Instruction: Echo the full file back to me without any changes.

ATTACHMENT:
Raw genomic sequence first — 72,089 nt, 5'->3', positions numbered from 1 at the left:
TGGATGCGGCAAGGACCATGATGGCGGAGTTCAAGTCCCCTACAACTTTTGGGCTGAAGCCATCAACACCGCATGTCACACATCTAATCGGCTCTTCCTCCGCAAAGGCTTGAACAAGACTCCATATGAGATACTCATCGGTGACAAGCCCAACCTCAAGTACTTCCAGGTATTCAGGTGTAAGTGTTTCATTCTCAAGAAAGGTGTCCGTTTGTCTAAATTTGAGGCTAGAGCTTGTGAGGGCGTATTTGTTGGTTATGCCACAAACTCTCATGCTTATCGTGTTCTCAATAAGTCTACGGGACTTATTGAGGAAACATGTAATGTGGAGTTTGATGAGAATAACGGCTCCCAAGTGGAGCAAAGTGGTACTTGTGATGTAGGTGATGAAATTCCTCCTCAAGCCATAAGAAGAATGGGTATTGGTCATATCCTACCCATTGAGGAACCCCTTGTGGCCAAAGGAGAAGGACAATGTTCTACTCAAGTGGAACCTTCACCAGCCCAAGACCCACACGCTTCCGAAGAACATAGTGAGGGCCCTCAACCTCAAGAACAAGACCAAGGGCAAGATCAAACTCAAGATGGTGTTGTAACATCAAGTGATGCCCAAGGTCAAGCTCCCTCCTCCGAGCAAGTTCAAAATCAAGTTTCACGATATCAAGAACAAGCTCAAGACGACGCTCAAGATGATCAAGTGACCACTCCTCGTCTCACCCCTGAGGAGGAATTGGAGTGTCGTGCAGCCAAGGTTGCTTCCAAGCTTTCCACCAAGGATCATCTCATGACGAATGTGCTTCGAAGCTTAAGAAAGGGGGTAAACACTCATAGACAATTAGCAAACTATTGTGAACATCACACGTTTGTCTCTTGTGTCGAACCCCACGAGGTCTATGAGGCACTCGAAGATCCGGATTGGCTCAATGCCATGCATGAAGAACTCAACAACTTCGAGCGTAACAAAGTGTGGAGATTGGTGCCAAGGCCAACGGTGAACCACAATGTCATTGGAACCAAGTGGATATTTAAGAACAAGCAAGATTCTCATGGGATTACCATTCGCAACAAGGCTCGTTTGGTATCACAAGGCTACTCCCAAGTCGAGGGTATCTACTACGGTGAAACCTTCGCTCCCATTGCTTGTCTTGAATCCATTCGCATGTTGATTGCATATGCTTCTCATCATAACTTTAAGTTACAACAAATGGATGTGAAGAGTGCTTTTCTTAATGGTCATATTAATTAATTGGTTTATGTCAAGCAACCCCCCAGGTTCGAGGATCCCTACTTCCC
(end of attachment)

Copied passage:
Raw genomic sequence first — 72,089 nt, 5'->3', positions numbered from 1 at the left:
TGGATGCGGCAAGGACCATGATGGCGGAGTTCAAGTCCCCTACAACTTTTGGGCTGAAGCCATCAACACCGCATGTCACACATCTAATCGGCTCTTCCTCCGCAAAGGCTTGAACAAGACTCCATATGAGATACTCATCGGTGACAAGCCCAACCTCAAGTACTTCCAGGTATTCAGGTGTAAGTGTTTCATTCTCAAGAAAGGTGTCCGTTTGTCTAAATTTGAGGCTAGAGCTTGTGAGGGCGTATTTGTTGGTTATGCCACAAACTCTCATGCTTATCGTGTTCTCAATAAGTCTACGGGACTTATTGAGGAAACATGTAATGTGGAGTTTGATGAGAATAACGGCTCCCAAGTGGAGCAAAGTGGTACTTGTGATGTAGGTGATGAAATTCCTCCTCAAGCCATAAGAAGAATGGGTATTGGTCATATCCTACCCATTGAGGAACCCCTTGTGGCCAAAGGAGAAGGACAATGTTCTACTCAAGTGGAACCTTCACCAGCCCAAGACCCACACGCTTCCGAAGAACATAGTGAGGGCCCTCAACCTCAAGAACAAGACCAAGGGCAAGATCAAACTCAAGATGGTGTTGTAACATCAAGTGATGCCCAAGGTCAAGCTCCCTCCTCCGAGCAAGTTCAAAATCAAGTTTCACGATATCAAGAACAAGCTCAAGACGACGCTCAAGATGATCAAGTGACCACTCCTCGTCTCACCCCTGAGGAGGAATTGGAGTGTCGTGCAGCCAAGGTTGCTTCCAAGCTTTCCACCAAGGATCATCTCATGACGAATGTGCTTCGAAGCTTAAGAAAGGGGGTAAACACTCATAGACAATTAGCAAACTATTGTGAACATCACACGTTTGTCTCTTGTGTCGAACCCCACGAGGTCTATGAGGCACTCGAAGATCCGGATTGGCTCAATGCCATGCATGAAGAACTCAACAACTTCGAGCGTAACAAAGTGTGGAGATTGGTGCCAAGGCCAACGGTGAACCACAATGTCATTGGAACCAAGTGGATATTTAAGAACAAGCAAGATTCTCATGGGATTACCATTCGCAACAAGGCTCGTTTGGTATCACAAGGCTACTCCCAAGTCGAGGGTATCTACTACGGTGAAACCTTCGCTCCCATTGCTTGTCTTGAATCCATTCGCATGTTGATTGCATATGCTTCTCATCATAACTTTAAGTTACAACAAATGGATGTGAAGAGTGCTTTTCTTAATGGTCATATTAATTAATTGGTTTATGTCAAGCAACCCCCCAGGTTCGAGGATCCCTACTTCCC